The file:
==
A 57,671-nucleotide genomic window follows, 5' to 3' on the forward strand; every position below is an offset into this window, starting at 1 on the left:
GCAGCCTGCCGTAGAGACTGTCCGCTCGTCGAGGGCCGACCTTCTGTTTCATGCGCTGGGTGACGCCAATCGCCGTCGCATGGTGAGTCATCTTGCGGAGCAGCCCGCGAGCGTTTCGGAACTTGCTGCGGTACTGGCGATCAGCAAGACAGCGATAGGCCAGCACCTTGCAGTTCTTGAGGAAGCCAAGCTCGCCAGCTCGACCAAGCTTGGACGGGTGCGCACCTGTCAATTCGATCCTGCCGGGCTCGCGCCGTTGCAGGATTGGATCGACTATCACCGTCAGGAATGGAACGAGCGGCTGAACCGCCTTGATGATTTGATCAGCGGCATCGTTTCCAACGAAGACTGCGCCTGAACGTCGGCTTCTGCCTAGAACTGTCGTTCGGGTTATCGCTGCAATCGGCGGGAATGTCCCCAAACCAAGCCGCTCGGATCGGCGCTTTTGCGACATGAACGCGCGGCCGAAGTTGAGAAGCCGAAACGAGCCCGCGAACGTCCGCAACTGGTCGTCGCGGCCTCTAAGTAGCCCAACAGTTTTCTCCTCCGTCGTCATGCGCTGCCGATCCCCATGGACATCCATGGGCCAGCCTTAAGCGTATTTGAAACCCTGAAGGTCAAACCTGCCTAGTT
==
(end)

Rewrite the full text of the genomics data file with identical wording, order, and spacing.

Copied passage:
A 57,671-nucleotide genomic window follows, 5' to 3' on the forward strand; every position below is an offset into this window, starting at 1 on the left:
GCAGCCTGCCGTAGAGACTGTCCGCTCGTCGAGGGCCGACCTTCTGTTTCATGCGCTGGGTGACGCCAATCGCCGTCGCATGGTGAGTCATCTTGCGGAGCAGCCCGCGAGCGTTTCGGAACTTGCTGCGGTACTGGCGATCAGCAAGACAGCGATAGGCCAGCACCTTGCAGTTCTTGAGGAAGCCAAGCTCGCCAGCTCGACCAAGCTTGGACGGGTGCGCACCTGTCAATTCGATCCTGCCGGGCTCGCGCCGTTGCAGGATTGGATCGACTATCACCGTCAGGAATGGAACGAGCGGCTGAACCGCCTTGATGATTTGATCAGCGGCATCGTTTCCAACGAAGACTGCGCCTGAACGTCGGCTTCTGCCTAGAACTGTCGTTCGGGTTATCGCTGCAATCGGCGGGAATGTCCCCAAACCAAGCCGCTCGGATCGGCGCTTTTGCGACATGAACGCGCGGCCGAAGTTGAGAAGCCGAAACGAGCCCGCGAACGTCCGCAACTGGTCGTCGCGGCCTCTAAGTAGCCCAACAGTTTTCTCCTCCGTCGTCATGCGCTGCCGATCCCCATGGACATCCATGGGCCAGCCTTAAGCGTATTTGAAACCCTGAAGGTCAAACCTGCCTAGTT